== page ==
Attorney Scott Zoppoth is representing two Louisville restaurants, Mi Cocina on Fourth, 520 S. Fourth St., and Mi Cocina on Hurstbourne, 2060 S. Hurstbourne in a lawsuit by a Texas-based restaurant with the same alleging trademark infringement. According to the Courier-Journal “the Texas company learned of the Kentucky restaurants last summer when one of its customers who was visiting Louisville ate at one of the locations. The suit claims there have been two other customers since who mistook the Louisville restaurants for the Texas chain.”

Scott Zoppoth has responded on behalf of his clients saying the full names of the Louisville restaurants were sufficiently different than the Mi Cocina name to prevent confusion.

Zoppoth also noted that the chain’s restaurants are located only in Texas and serve “Tex-Mex” style fare, while the Kentucky restaurants serve up authentic Mexican food in a completely different part of the country.

“In fact, patrons of my clients’ restaurants, in all probability, have no knowledge whatsoever of the existence of your client’s restaurants in Texas,” Zoppoth wrote.
Further quoting the Courier-Journal article published January 4, 2019, “The Parkway.Texas company behind a chain of Tex-Mex "Mi Cocina" restaurants is demanding two Louisville Mi Cocina dining spots to change their name because it's damaging its brand plus customers are getting confused.

Irving, Texas-based Mi Cocina — “my kitchen” in Spanish — is suing the two Louisville eateries in federal court, alleging trademark infringement.
‘Mi Cocina’s customers and the public have come to identify the mark MI COCINA with Mi Cocina’s excellent Mexican food and service,’ the suit reads.
In cease-and-desist letters sent to Louisville over the summer — included as exhibits in the lawsuit — the Texas company demanded the restaurants drop the name.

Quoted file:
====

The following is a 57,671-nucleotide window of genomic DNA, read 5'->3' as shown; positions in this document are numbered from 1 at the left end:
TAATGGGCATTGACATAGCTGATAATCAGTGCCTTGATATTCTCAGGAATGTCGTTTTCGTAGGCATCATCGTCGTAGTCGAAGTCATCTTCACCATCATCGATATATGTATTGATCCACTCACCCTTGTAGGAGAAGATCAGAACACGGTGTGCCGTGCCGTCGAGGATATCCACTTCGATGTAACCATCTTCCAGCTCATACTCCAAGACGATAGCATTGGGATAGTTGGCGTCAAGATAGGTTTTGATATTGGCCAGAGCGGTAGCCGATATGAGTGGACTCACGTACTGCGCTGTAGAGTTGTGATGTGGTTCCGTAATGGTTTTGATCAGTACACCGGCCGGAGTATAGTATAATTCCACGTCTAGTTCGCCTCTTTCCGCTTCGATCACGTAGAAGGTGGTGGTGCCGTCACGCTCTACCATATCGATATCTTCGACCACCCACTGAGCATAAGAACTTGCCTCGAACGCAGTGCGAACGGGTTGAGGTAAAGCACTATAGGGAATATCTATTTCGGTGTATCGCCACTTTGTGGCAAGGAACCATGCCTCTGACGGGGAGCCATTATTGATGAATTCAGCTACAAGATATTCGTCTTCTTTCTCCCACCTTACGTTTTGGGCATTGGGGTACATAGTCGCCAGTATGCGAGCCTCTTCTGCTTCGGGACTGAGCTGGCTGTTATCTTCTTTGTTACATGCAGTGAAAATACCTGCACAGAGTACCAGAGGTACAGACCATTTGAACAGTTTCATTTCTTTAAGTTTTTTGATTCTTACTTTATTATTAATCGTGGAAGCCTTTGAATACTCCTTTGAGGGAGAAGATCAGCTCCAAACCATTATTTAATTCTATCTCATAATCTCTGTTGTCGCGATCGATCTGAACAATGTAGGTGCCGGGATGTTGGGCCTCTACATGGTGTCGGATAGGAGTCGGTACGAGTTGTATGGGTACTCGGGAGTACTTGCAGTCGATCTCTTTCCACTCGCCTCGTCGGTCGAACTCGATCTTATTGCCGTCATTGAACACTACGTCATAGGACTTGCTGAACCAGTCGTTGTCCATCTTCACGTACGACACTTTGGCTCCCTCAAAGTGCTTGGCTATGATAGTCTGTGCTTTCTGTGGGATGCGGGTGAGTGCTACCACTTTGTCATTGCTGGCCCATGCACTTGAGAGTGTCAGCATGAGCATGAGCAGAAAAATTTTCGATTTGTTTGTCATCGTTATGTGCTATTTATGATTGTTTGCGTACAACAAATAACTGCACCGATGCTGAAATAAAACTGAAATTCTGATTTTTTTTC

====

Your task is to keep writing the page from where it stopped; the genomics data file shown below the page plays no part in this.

‘…in order to maintain the integrity of its marks, Mi Cocina actively polices them to prevent public confusion and dilution,’ the letter read, in part.
The Kentucky lawsuit is at least the seventh federal suit filed by the company in the last decade alleging trademark infringement, all of which ended in favor of the chain or a settlement, some of which appear to have resulted in a name change.

In 2009, the company sued a Texas restaurant that was using the name. The case settled within four months. In 2010, the company sued a Colorado restaurant, and the parties agreed to dismiss the case less than a year later.

In 2011, the company sued a Phoenix grocery store that served food under the name Mi Cocina Favorita. The case was settled.

In two different 2012 lawsuits, the company went after a New Jersey catering business that used the name, as well as a Texas man who ran the Mi Cocina Hondurena restaurant. Neither defendant responded to suit, and a judge ruled in favor of Mi Cocina.

Most recently, in 2014, the company sued a Colorado restaurant, which settled the case within two months.”

Credit: Reporter Matthew Glowicki for content originally published in the Courier-Journal.